What one should not do

Last night I was sitting in Starbucks at Pioneer Courthouse Square, as I often do on a Friday night. There’s free wireless internet connectivity there, and it’s open until midnight on the weekends. Makes a nice break from sitting in a smoky bar. (I used to go to the café called Heaven, but they have apparently moved and closed up shop.)

Sitting next to me was a professionally-dressed woman. I judged her to be older than me, but not much older; late forties to early fifties. Red blazer, pantsuit, short-cropped hair. She looked like a real-estate agent or something. She seemed nervous and kept glancing towards the door whenever someone walked in. Waiting for someone. She even gave me a look as I sat down and pulled out my laptop, but I just smiled vaguely and got to surfin’. She wasn’t my type.

Shortly after, she was approached by a man of about the same age as her. Tall, thin, almost gangly, dressed in a ski jacket and ratty jeans, uncombed hair, glasses that had seen better days. I judged him to be a geek. There’s the computer-literate, and then there’s… what would be a category higher than that? I guess I’ll settle for “geek”, because that’s surely what he was.

They introduced themselves to each other, and he sat down, leaning forward, hands clasped in his lap, body language eager; she was more cautious, leaning back, arms folded across her lap, legs crossed and tilted away from him. She started the small talk with “So, what made you respond to my ad?”

Aha. A meeting arranged through the personals. Interesting. He gave some vague answer about her seeming “interesting” and they launched into small talk. I tuned them out.

Until, about ten or fifteen minutes later, I realized that the man had latched onto a subject, a topic that seemed to be an area of special study for him, although not one that I would normally associate with a first date.

He had spent at least ten full minutes talking to her about the Holocaust. Facts and figures of how many were killed. The concentration camps; he knew them all by name. Names of Hitler’s lieutenants. He could go on and on. And he did.

Her body language had not changed except to slide even further towards caution and distance. She had gamely tried to stay with the conversational topic at first, but soon gave up and settled for nodding politely and murmuring “Oh, I see” and “Is that so?”

He took these obvious signs of discomfort and disinterest as encouragement and pushed onward into new depths of his discourse. I smiled to myself as I overheard this one-sided conversation. Were they, perhaps, Jewish? Or, for that matter, German? Is this a continuation from whatever correspondence they had had before meeting face-to-face? Or was this a side of each other they had not yet encountered in their brief acquaintance?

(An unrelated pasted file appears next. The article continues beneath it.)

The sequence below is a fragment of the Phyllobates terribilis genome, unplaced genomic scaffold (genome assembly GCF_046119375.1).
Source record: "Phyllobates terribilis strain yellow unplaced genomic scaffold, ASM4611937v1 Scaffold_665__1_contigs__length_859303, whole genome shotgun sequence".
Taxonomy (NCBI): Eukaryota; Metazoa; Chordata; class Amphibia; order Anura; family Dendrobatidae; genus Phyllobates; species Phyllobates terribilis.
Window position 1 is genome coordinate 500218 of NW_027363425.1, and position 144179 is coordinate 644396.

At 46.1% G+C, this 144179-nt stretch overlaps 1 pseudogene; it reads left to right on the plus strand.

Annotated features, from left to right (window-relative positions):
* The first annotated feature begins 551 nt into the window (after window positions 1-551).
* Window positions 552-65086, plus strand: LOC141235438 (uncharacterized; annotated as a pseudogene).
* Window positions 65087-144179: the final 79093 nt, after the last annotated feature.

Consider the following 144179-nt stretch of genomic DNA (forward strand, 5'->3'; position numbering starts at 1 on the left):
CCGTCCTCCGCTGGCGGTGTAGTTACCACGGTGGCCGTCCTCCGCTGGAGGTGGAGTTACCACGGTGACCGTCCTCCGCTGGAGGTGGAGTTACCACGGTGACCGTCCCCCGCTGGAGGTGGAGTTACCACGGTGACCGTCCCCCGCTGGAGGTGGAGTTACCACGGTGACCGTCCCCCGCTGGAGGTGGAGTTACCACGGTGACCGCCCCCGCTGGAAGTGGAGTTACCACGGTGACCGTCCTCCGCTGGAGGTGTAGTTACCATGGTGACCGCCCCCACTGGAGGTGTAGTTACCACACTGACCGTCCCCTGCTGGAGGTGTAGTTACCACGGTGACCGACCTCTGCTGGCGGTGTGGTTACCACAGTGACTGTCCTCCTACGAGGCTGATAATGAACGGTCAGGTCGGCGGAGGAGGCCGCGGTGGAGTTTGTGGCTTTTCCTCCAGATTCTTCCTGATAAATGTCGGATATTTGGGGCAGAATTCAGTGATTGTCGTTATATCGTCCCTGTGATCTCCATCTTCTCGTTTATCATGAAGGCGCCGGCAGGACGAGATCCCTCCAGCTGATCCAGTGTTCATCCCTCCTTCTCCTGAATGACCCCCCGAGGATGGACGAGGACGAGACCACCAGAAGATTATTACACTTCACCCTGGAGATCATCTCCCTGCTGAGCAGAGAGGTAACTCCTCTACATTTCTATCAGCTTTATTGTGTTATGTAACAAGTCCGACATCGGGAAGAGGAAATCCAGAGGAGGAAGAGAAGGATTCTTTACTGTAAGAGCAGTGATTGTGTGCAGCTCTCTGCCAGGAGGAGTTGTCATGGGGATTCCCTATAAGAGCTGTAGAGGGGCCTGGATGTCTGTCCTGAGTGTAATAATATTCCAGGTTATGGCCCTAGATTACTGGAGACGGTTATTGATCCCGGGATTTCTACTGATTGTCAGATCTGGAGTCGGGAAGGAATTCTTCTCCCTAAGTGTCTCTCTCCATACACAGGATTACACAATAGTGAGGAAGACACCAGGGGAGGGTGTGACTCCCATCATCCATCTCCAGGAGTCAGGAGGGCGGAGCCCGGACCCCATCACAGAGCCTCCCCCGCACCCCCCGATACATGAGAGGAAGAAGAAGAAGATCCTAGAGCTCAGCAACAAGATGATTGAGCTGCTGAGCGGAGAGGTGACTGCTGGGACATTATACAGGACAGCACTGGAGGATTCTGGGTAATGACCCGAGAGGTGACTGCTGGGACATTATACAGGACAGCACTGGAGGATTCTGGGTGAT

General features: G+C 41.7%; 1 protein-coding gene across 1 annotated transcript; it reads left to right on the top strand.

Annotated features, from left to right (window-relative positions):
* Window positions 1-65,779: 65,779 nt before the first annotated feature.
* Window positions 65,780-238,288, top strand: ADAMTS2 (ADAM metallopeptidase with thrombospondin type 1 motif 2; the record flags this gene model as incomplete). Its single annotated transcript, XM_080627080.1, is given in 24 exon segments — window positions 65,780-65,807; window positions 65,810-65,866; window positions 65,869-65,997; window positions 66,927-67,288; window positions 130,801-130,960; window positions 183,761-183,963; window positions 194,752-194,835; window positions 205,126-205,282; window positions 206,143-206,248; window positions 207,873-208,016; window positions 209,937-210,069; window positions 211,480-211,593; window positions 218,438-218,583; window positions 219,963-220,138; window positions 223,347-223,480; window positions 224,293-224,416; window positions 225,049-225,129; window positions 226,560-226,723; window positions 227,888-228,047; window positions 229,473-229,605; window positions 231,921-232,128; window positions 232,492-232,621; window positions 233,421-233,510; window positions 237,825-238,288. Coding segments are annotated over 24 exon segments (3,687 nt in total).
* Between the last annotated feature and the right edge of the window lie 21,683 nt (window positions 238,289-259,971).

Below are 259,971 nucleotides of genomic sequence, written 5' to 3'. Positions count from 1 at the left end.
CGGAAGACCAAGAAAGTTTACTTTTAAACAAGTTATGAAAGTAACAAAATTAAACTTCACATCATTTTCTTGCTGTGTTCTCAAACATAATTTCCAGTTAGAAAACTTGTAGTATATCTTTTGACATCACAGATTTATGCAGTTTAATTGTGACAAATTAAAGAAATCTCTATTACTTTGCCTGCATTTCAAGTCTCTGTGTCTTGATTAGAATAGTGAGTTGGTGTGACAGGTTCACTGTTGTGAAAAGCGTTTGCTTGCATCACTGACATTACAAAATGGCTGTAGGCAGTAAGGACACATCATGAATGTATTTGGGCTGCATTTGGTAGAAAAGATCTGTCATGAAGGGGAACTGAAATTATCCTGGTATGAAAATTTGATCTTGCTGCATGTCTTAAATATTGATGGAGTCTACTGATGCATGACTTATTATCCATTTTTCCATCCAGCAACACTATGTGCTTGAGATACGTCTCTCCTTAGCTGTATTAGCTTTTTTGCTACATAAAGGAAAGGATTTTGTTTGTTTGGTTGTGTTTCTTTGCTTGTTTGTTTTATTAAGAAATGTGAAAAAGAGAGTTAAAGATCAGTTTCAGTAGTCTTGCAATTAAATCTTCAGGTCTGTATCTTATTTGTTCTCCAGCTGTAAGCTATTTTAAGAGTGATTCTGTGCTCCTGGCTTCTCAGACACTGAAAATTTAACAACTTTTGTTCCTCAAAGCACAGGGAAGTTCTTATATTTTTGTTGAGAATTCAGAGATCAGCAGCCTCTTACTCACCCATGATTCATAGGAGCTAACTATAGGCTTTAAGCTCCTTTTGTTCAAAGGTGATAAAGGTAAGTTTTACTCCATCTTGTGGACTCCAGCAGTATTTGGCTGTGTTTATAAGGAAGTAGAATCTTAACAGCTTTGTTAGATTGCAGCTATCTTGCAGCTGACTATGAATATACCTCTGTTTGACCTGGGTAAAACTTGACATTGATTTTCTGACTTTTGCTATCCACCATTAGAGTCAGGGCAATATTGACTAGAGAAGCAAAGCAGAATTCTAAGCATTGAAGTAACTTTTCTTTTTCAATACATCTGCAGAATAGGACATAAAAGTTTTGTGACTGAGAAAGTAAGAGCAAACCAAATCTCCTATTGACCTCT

I tuned out again for a bit when the guy on the other side of me asked me to watch his newspaper and table. When I turned my attention back to the couple, the topic had slid a bit, but not too far; he was discussing his all-time favorite movie: what else could it be, but “Schindler’s List”? Again, the poor passionate geek was overflowing with trivia about the movie. He compared it to other Oscar-winning movies; all others, he contended, were flawed in some crucial way and he took delight in listing many of the less-obvious criticisms. Leaving unspoken, of course, his main objection: that none of the other films were about the Holocaust.

The woman by this point had offered the phrase “Well, I really should be going” at least three times. Her patience in the face of her single-track-minded companion was admirable and evoked sympathy in me. I traded glances with the guy to my left, the guy whose table I had watched over, and he and I silently agreed that the scene to my right was at the very least funny, and more likely quite painful to hear. I wondered what I could do to distract the geek and provide an opportunity for the woman to escape. However, I did not want to insinuate myself into her attention. She, as stated before, was not my type. Still, there had to be something I could do. Had I had any coffee left, I would have tipped it “accidentally” into his lap. The thought crossed my mind that I could pretend to have a meeting with her, also. Sadly, my courage wasn’t the match of my convictions, and while I wondered she managed to finally wind the geek down and steer the conversation to a close.

As they stood, he stated over and over again that he would love to see her again, drawing a quiet “mmhmm” from her and the most amazingly subtle nod/shake of her head, indicating nothing at all with any specificity. He offered to walk her to her car; she jumped to dissuade him from offering again. He didn’t press the issue at all; in fact, he immediately responded by shrugging his shoulders and saying with finality (like this had happened to him before) “Well, I’ve got a bus to catch” and making a bee-line towards the door, not even pausing or allowing his date to go with him. She shook her head and walked out behind him, date, and her Friday plans, obviously ended.